Spatial abilities have been shown to be important for achievement in STEM subjects (science, technology, engineering, math), but many people have felt that spatial skills are something you’re either born with or not.
In a comprehensive review of 217 research studies on educational interventions to improve spatial thinking, researchers concluded that you can indeed improve spatial skills, and that such training can transfer to new tasks. Moreover, not only can the right sort of training improve spatial skill in general, and across age and gender, but the effect of training appears to be stable and long-lasting.
One interesting finding (the researchers themselves considered it perhaps the most important finding) was the diversity in effective training — several different forms of training can be effective in improving spatial abilities. This may have something to do with the breadth covered by the label ‘spatial ability’, which include such skills as:
- Perceiving objects, paths, or spatial configurations against a background of distracting information;
- Piecing together objects into more complex configurations, visualizing and mentally transforming objects;
- Understanding abstract principles, such as horizontal invariance;
- Visualizing an environment in its entirety from a different position.
The review compared three types of training. Those that used:
- Video games (24 studies)
- Semester-long instructional courses on spatial reasoning (42 studies)
- Practical training, often in a lab, that involved practicing spatial tasks, strategic instruction, or computerized lessons (138 studies).
The first two are examples of indirect training, while the last involves direct training.
On average, taken across the board, training improved performance by well over half a standard deviation when considered on its own, and still almost one half of a standard deviation when compared to a control group. This is a moderately large effect, and it extended to transfer tasks.
It also conceals a wide range, most of which is due to different treatment of control groups. Because the retesting effect is so strong in this domain (if you give any group a spatial test twice, regardless of whether they’ve been training in between the two tests, they’re going to do better on the second test), repeated testing can have a potent effect on the control group. Some ‘filler’ tasks can also inadvertently improve the control group’s performance. All of this will reduce the apparent effect of training. (Not having a control group is even worse, because you don’t know how much of the improvement is due to training and how much to the retesting effect.)
This caution is, of course, more support for the value of practice in developing spatial skills. This is further reinforced by studies that were omitted from the analysis because they would skew the data. Twelve studies found very high effect sizes — more than three times the average size of the remaining studies. All these studies took place in poorly developed countries (those with a Human Development Index above 30 at the time of the study) — Malaysia, Turkey, China, India, and Nigeria. HDI rating was even associated with the benefits of training in a dose-dependent manner — that is, the lower the standard of living, the greater the benefit.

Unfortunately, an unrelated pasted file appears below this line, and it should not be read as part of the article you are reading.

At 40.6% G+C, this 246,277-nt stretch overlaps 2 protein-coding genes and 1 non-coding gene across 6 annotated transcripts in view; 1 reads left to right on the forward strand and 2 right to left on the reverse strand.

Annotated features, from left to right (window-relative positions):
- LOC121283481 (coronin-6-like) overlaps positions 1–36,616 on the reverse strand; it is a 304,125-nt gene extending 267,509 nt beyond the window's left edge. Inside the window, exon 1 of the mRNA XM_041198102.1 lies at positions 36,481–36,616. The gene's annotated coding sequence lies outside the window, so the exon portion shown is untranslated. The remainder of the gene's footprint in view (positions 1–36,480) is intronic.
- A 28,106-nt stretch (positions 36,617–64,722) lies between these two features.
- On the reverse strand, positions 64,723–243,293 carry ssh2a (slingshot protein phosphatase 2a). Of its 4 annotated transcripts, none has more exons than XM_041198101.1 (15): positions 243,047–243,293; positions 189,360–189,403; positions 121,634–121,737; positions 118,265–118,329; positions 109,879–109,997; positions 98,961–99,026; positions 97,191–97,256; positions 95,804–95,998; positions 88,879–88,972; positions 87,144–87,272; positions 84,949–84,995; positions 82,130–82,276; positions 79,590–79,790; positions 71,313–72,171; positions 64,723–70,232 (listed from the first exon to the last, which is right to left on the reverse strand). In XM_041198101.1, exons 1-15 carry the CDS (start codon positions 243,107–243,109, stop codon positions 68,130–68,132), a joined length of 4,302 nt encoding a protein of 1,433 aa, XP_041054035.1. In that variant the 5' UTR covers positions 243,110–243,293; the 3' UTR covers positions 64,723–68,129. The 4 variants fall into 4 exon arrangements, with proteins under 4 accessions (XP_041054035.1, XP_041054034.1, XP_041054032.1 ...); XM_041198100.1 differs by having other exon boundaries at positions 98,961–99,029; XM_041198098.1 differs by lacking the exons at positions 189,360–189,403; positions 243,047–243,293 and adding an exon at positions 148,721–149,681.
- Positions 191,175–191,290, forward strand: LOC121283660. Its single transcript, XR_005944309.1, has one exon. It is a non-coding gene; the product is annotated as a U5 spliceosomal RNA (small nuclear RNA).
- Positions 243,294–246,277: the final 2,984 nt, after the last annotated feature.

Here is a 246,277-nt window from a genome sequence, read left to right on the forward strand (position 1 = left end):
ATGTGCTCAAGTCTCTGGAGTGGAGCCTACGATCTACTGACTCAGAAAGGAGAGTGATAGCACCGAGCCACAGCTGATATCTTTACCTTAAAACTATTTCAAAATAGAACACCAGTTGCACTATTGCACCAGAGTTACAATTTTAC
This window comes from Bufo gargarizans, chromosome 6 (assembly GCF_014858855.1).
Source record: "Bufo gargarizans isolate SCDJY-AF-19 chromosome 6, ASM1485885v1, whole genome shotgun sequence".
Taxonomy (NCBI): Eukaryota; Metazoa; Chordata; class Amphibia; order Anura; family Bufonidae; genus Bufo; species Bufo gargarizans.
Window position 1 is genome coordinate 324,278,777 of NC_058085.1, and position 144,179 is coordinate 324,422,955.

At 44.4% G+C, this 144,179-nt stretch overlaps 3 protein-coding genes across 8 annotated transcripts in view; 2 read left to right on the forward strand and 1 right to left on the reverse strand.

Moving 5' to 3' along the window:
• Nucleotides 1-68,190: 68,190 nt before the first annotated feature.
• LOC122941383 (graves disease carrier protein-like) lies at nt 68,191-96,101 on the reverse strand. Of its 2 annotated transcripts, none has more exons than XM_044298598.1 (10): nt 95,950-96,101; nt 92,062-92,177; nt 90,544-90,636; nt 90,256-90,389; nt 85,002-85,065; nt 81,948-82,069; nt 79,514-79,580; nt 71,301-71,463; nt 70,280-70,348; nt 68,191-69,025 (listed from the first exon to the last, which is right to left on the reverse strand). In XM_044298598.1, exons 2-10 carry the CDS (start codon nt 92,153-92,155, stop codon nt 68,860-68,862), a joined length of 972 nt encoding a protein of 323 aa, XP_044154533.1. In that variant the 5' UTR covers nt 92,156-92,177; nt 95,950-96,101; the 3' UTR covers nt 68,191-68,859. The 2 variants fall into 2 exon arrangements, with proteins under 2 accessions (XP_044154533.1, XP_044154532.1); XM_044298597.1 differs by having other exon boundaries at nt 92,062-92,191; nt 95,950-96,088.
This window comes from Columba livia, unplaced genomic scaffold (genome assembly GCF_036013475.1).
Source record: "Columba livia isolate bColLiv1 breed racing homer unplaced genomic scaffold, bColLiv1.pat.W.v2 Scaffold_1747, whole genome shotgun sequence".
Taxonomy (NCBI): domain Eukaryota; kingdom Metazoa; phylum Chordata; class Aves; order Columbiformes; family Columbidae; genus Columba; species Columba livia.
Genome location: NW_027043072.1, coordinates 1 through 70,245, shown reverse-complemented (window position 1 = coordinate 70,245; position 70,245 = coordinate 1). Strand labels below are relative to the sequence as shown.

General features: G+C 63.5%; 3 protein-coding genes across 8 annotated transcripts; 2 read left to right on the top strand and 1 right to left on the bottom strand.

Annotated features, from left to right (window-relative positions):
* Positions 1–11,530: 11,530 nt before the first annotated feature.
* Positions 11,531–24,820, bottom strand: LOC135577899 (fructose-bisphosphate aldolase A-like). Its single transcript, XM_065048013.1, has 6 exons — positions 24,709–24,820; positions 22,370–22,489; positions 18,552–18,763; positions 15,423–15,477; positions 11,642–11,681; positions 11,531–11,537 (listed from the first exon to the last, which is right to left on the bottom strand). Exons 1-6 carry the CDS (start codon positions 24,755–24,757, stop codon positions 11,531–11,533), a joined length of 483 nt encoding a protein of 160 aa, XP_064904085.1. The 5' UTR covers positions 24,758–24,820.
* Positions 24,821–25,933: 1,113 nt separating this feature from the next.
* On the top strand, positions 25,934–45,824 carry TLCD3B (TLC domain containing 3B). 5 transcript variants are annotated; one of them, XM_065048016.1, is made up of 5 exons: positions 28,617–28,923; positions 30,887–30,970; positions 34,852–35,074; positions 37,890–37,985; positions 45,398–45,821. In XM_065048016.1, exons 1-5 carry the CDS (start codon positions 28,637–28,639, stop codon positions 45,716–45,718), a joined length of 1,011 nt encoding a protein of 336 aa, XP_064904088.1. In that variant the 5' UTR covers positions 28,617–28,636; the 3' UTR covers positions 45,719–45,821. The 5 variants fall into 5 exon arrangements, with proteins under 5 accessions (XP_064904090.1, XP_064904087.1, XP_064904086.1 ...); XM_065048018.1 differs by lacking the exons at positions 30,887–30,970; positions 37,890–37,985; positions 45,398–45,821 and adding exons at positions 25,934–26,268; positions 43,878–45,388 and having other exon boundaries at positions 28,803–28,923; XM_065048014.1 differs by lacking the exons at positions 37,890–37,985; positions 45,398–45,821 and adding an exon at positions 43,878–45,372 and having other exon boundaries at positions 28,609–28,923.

This finding is consistent with other research indicating that lower socioeconomic status is associated with larger responses to training or intervention.
In similar vein, when the review compared 19 studies that specifically selected participants who scored poorly on spatial tests against the other studies, they found that the effects of training were significantly bigger among the selected studies.
In other words, those with poorer spatial skills will benefit most from training. It may be, indeed, that they are poor performers precisely because they have had little practice at these tasks — a question that has been much debated (particularly in the context of gender differences).
It’s worth noting that there was little difference in performance on tests carried out immediately after training ended, within a week, or within a month, indicating promising stability.
A comparison of different types of training did find that some skills were more resistant to training than others, but all types of spatial skill improved. The differences may be because some sorts of skill are harder to teach, and/or because some skills are already more practiced than others.
Given the demonstrated difficulty in increasing working memory capacity through training, it is intriguing to notice one example the researchers cite: experienced video game players have been shown to perform markedly better on some tasks that rely on spatial working memory, such as a task requiring you to estimate the number of dots shown in a brief presentation. Most of us can instantly recognize (‘subitize’) up to five dots without needing to count them, but video game players can typically subitize some 7 or 8. The extent to which this generalizes to a capacity to hold more elements in working memory is one that needs to be explored. Video game players also apparently have a smaller attentional blink, meaning that they can take in more information.
A more specific practical example of training they give is that of a study in which high school physics students were given training in using two- and three-dimensional representations over two class periods. This training significantly improved students’ ability to read a topographical map.
The researchers suggest that the size of training effect could produce a doubling of the number of people with spatial abilities equal to or greater than that of engineers, and that such training might lower the dropout rate among those majoring in STEM subjects.
Apart from that, I would argue many of us who are ‘spatially-challenged’ could benefit from a little training!